Failure to prepare I-9 forms within three business days is substantive INA violation

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By Joy Waltemath

By Brandi O. Brown, J.D.

An employer audited and then fined by the INS for failure to complete I-9 forms on behalf over 50 employees, even though it kept their identifying documents on file, was unable to obtain relief from an administrative law judge’s decision in favor of the agency upon its petition for review by the Second Circuit. Applying Skidmore deference to an internal memorandum issued by the federal agency that distinguished between technical and substantive violations, the court found the ALJ correctly determined that the audit demonstrated substantive violations. The court denied the petition for review (Buffalo Transportation, Inc. v. United States of America, December 22, 2016, Droney, C.).

Employer audited, fined. In August 2013, the Immigration and Customs Enforcement of the Department of Homeland Security audited the petitioner, Buffalo Transportation, Inc., and determined that it had failed to complete Forms I-9 for 54 employees within three business days of their hire. In fact, the employer failed to fill out section 2 of the forms for those employees until it received the agency’s notice of inspection. The audit also found the employer failed to retain completed Forms I-9 for 84 former employees. The federal agency served the employer with a notice of intent to fine it almost $800 for each violation under 8 C.F.R. section 274a.10(b)(2) and internal guidelines, with a total of almost $110,000 in fines.

ALJ review reduces fine. The employer requested a hearing before an ALJ and both parties submitted briefing and evidence. The ALJ granted the parties’ motions for summary decision in part. Specifically, the ALJ found the employer had committed 81 violations for not retaining Form I-9 for former employees for the required time period and 54 violations for current employees for failure to prepare Forms I-9 within three business days as required. However, the ALJ adjusted the penalty to $600 per violation for the former employees and $500 per violation for current employees, bringing the total fine down to $75,600. The employer petitioned the Second Circuit for review of the order of the Office of the Chief Administrative Hearing Officer for the Executive Office of Immigration Review.

Reviewing the order under the arbitrary and capricious standard, the appeals court considered whether the employer had committed substantive violations, as the agency had concluded, or technical/procedural violations as contended by the employer. Under 8 U.S.C. sec. 1324a(b), employers are required to verify that their workers are legally authorized to work in the United States and, for that purpose, are required to complete Form I-9s for new hires within three business days of hire. The employer must retain those forms and be able to provide them for inspection upon three business days’ notice. For terminated workers the employer must retain the forms for one year. The INS issued interim guidance in 1997 (the “Virtue Memorandum”) about what constituted a “technical or procedural violation” as opposed to a substantive violation. If the employer’s failure met the requirements of showing a technical or procedural violation and the employer demonstrated a “good faith attempt to comply,” then it would be “considered to have complied” with the form requirements and could avoid fines.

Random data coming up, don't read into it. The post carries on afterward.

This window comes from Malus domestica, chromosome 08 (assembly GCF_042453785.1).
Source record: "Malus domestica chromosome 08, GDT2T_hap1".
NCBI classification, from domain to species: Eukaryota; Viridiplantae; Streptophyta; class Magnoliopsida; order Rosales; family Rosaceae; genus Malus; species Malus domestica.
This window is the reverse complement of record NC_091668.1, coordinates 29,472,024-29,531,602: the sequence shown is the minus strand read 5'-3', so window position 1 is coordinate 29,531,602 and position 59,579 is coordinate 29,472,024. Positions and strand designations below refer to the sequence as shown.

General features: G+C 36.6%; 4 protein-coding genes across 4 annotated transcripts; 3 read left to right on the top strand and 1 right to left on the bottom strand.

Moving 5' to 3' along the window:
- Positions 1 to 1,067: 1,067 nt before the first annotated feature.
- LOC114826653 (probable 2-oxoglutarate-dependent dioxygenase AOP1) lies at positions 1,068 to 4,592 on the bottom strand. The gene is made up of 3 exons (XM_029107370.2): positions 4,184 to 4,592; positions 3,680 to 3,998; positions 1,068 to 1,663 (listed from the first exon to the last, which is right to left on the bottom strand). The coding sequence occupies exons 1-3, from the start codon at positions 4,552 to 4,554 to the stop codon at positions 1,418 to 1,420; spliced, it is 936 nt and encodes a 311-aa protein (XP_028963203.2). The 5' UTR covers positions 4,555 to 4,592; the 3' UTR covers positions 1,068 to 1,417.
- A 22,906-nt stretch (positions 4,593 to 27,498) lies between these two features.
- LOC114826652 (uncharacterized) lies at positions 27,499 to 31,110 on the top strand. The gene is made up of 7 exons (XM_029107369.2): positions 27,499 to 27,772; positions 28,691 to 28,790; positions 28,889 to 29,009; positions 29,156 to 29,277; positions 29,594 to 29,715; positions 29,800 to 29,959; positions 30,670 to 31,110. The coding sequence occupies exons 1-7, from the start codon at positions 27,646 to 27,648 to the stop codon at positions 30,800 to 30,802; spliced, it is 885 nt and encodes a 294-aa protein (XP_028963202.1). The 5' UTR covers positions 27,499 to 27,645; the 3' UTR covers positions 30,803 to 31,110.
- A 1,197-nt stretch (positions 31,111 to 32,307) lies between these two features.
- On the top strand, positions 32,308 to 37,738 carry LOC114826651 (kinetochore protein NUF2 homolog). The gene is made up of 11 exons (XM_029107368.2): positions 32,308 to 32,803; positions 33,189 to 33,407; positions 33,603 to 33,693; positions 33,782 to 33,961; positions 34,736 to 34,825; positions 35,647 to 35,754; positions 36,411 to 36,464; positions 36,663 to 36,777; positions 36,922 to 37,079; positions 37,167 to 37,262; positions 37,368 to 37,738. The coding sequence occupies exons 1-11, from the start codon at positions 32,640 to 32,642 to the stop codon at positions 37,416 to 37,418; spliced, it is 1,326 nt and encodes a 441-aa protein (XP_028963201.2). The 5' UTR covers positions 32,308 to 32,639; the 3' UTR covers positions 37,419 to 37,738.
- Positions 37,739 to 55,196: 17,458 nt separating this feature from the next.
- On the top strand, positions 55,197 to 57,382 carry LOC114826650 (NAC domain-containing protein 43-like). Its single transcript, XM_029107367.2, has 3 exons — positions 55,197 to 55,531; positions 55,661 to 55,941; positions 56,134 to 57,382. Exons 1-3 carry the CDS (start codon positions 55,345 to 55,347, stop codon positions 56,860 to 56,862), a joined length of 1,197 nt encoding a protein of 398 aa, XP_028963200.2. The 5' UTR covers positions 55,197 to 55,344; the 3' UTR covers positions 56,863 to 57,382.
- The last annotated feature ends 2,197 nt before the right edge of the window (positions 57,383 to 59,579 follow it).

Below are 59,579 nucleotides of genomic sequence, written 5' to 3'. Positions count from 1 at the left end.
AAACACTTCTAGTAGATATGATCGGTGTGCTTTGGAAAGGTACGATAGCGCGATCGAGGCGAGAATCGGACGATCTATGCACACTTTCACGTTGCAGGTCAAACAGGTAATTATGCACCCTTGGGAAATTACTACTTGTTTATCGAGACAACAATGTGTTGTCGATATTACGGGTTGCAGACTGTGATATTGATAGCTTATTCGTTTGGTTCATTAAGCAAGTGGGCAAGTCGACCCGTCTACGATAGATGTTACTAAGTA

Guidance said substantive violation. Applying Skidmore deference under the APA to the Virtue Memorandum, which it found to be well-reasoned and thorough, the court agreed that failure to prepare Forms I-9 within three business days of hire is a substantive violation of the INA. The regulation, the court explained, clearly indicated that the employer had to have its employees fill out the form, verify the documentation, and that both the employer and employee had to sign the form within three business days’ of the employee’s hire. Failure to do so is a substantive violation. Thus, the 54 forms presented during the audit contained substantive violations—there was no genuine dispute that they had been completed within three business days of the employees’ hiring dates. Nor was the court dissuaded from this conclusion by the argument that the employer had substantially complied with the verification requirements because it had kept the employees’ identifying documents on file—the regulations had explicitly rejected that approach.

The court was also unpersuaded by the employer’s argument that it should have been given a warning notice prior to receiving notice of the agency’s intent to fine. The regulation makes provision of such a warning discretionary. Moreover, the court concluded that the ALJ made an allowable judgment in determining the amount of fines to assess. The ALJ gave “well-reasoned bases for the fine amounts” based on the specific circumstances of the employer.

Source:: Employment Law Daily Newsfeed


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